“We can’t certify quinoa because it looks like a grain and people might get confused,” Genack said. “It’s a disputed food, so we can’t hold an opinion, and we don’t certify it. Those who rely on the O.U. for kashrut just won’t have quinoa on Passover.”
The JTA reports:
…“We can’t certify quinoa because it looks like a grain and people might get confused,” Genack said. “It’s a disputed food, so we can’t hold an opinion, and we don’t certify it. Those who rely on the O.U. for a kashrut just won’t have quinoa on Passover.”
The O.U.'s non-endorsement is the result of a debate within the organization's own ranks.
Rabbi Yisroel Belsky, the head of Brooklyn's Yeshiva Torah Vodaas and a consulting rabbi for the O.U., maintains that quinoa qualifies as kitniyot because it's used in a manner similar to forbidden grains. Rabbi Hershel Schachter, one of the heads of Yeshiva University's rabbinical school and also an O.U. consultant, agrees with Rosen that the category of kitniyot should not be expanded.
Rosen said the Star-K certifies only the quinoa that has no other grains growing nearby. This year, for the first time, the company sent supervisors to South America to supervise the harvesting, sifting and packaging of the product.
“Whenever there’s a new age food, there’s always a fight between kosher factions,” Rosen said. “But we should be worrying about other things, like all the cookies, pizzas and noodles that are Passover certified but appear to be chametz. Quinoa is the least of our problems.”…
Rosen also correctly notes that quinoa is a seed, not a legume, and therefore it can't be kitniyot.
Belsky appears to be extending a halakhic principle to find a way to forbid quinoa.
Something permitted that shares a name with something forbidden can be ruled forbidden for that reason alone. In fact, that is how corn was banned for Passover use by Ashkenazi rabbis.
The actual name of corn is maize. But because it was the staple crop of the indigenous peoples Europeans encountered when settling the Americas, the Europeans called it "corn" – which was then the word associated with staple crop in several European languages. The problem, of course, is that the staple crop in Europe was usually wheat.
In order to stop any potential confusion, and because when two different items share a name halakha considers them to also share some common traits, corn was banned.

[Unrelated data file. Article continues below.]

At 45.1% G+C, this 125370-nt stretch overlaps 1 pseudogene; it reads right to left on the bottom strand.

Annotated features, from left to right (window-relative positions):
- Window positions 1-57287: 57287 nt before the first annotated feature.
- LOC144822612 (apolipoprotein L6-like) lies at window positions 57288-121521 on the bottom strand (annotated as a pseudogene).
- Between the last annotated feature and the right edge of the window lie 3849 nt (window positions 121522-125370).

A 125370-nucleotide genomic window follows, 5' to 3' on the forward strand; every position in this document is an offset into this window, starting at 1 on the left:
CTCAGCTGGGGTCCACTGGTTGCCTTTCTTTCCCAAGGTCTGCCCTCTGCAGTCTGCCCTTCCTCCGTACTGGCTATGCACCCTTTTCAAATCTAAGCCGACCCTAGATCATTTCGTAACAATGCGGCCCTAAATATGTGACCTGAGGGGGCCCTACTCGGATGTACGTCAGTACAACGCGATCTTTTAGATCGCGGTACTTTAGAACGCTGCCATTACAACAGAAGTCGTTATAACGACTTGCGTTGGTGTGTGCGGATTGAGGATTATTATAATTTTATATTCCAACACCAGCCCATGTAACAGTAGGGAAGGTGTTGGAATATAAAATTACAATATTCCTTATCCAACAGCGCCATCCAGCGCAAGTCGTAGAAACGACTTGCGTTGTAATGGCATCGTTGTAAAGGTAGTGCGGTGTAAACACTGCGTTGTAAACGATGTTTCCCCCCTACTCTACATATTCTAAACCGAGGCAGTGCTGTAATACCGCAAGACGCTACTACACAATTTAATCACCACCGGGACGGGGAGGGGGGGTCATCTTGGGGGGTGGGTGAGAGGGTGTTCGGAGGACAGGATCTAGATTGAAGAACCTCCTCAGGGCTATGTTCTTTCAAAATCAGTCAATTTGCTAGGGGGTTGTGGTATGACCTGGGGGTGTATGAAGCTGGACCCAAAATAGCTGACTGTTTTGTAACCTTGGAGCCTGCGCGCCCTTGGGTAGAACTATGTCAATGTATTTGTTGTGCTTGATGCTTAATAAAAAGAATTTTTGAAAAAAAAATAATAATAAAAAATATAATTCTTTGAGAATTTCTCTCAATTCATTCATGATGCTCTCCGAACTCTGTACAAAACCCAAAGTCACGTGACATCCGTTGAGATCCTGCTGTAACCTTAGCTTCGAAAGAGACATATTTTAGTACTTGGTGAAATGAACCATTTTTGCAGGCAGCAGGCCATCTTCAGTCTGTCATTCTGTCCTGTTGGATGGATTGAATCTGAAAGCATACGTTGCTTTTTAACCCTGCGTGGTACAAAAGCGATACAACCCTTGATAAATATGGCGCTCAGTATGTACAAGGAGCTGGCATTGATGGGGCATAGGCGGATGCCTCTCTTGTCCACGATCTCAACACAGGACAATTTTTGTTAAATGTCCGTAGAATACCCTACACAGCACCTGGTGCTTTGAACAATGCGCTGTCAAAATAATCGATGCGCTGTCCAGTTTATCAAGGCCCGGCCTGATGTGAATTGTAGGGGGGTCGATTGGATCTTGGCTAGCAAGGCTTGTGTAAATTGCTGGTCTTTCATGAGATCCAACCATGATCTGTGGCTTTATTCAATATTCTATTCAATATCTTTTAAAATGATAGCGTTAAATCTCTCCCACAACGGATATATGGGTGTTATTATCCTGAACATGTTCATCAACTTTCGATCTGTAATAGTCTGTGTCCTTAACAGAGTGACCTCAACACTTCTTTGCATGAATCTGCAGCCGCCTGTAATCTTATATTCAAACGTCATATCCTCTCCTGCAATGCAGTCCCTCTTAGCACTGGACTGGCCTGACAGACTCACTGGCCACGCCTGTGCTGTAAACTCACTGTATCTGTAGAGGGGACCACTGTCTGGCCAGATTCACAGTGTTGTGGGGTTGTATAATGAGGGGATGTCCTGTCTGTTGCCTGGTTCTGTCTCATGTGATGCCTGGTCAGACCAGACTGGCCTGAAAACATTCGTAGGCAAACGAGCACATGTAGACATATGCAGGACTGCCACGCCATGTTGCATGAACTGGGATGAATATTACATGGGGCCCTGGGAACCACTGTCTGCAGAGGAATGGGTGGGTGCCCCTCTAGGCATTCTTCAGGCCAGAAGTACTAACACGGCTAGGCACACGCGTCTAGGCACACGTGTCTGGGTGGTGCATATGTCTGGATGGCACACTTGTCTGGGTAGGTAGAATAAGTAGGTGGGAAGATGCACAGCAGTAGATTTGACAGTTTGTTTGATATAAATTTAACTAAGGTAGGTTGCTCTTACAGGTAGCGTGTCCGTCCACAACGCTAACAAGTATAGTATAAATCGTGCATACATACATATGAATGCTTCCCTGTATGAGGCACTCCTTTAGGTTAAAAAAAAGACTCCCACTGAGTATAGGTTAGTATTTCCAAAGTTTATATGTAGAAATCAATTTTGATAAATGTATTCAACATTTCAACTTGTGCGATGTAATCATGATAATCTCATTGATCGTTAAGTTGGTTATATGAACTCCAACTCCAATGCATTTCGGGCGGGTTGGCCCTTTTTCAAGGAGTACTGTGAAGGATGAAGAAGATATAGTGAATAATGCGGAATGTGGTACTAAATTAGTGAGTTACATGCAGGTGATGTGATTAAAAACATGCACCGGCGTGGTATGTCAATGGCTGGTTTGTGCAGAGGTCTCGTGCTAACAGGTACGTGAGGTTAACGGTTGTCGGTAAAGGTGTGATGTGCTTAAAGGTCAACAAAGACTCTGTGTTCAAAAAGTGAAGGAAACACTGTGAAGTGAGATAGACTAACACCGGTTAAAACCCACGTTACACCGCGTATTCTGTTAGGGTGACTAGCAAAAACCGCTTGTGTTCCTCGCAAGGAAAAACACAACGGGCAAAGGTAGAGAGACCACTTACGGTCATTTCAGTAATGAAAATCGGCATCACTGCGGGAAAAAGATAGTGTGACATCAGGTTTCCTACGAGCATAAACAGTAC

Belsky is doing something like that here, arguing that quinoa is used like wheat (think of a wheat pilaf, for example) and like rice (which is also not a grain and not hametz, but which is still forbidden on Passover by Ashkenazi and some Sefardi rabbis) and is therefore forbidden.
Belsky's case is weak – something not at all unusual for him. But because he's a rosh yeshiva, and because the OU needs a token haredi posek to make the OU somewhat palatable to haredim, the OU will follow him – even though a grade school student could probably prove Belsky wrong in less time than it takes Belsky to consume his shiur of matzoh on the first night of Passover.
A man came to Rabbi Moshe Feinstein excited because he had worked out a way to rule that rhubarb was kitniyot and therefore forbidden for Ashkenazim to eat on Passover. The man expected Rav Moshe would be impressed with his skill with manipulating halakha, and he hoped Rav Moshe, confronted with this new 'truth,' would ban the plant's consumption on Passover.
Rav Moshe responded tersely: "Wasn't corn enough for you?," he said.
The point is to try to make life easier for Jews, not harder. The only people who benefit from these new humrot and bans are the agitators who instigate them. Everyone else, at least in potential, suffers.
Corn was more than enough for Rav Moshe, but it wasn't enough for Yisroel Belsky.
And that speaks volumes for the greatness of Rav Moshe, and it does the opposite for Yisroel Belsky.
[Hat Tip: Rebbitzman.]